There are several sunken shipwrecks with easy access from the coast at Ċirkewwa harbour. The steel tugboat Rozi came to rest about 100 metres from the northwest tip of Malta.
This guide contains information about the MV Rozi tug that was sunk in 1992 to create a man made reef for marine creatures and for recreational divers.
Charles Hill & Sons Ltd of Bristol, England built the steel tug Rossmore (original name) and launched it in 1958.
When it was fully intact, the tugging vessel measured thirty three (33) metres long and the beam was 8.5 metres wide.
After working in Liverpool for about a decade, the Rea Towing Company bought it in 1969 and renamed it to Merchant Vessel (MV) Rossgarth.
Mifsud Brothers Ltd acquired the barge in 1972 and Malta Ship Towage Ltd operated it until they sold it in 1981.
The new owners, Tug Malta Ltd, renamed the tugboat again to MV Rozi where it worked for many years in the Grand Harbour of Valletta. She was decommissioned in 1992 and sold once more to Captain Morgan Cruises.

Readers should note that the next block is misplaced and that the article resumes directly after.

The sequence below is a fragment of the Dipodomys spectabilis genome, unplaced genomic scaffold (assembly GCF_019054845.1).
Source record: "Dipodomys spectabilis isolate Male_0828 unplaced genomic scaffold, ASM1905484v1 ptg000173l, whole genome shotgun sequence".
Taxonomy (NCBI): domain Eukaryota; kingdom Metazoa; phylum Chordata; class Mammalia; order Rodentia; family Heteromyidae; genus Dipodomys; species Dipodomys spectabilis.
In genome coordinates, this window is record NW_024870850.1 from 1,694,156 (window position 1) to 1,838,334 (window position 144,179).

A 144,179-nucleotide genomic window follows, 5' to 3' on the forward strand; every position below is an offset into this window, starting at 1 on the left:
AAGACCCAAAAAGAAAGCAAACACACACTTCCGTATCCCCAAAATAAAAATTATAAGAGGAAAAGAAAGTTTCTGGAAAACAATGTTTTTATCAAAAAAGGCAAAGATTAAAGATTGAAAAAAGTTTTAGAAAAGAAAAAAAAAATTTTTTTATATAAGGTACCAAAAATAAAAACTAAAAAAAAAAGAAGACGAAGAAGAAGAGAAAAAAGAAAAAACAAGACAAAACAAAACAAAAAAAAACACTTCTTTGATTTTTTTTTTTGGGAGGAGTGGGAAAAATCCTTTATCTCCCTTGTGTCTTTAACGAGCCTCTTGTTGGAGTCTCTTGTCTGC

Finally, the scuttling of MV Rozi tug took place on the 10th September 1992. They sank the boat as planned, close to the harbour at Ċirkewwa, and created an artificial reef for underwater tourist tours.
Diving in a bit deeper...
Several decades later, the Rozi tugboat has become one of the most dived shipwrecks in Malta. The superstructure remains mostly intact and vertical, sitting on the sandy floor at a maximum depth around 35 metres (115 feet).
There are many reasons why creating man made reefs is important, not least for scuba divers to enjoy. Even so, this underwater ruin has become a popular habitat for marine species to settle, including:
Pro Tip: Our Sea Life creatures and animals guide contains a comprehensive list of vertebrates and invertebrates, including fun and interesting facts, pictures, and videos.
Note: The short video [1:43 seconds] presented by "Divewise Malta" contains footage of the dive site MV Rozi Tugboat In Cirkewwa, Malta.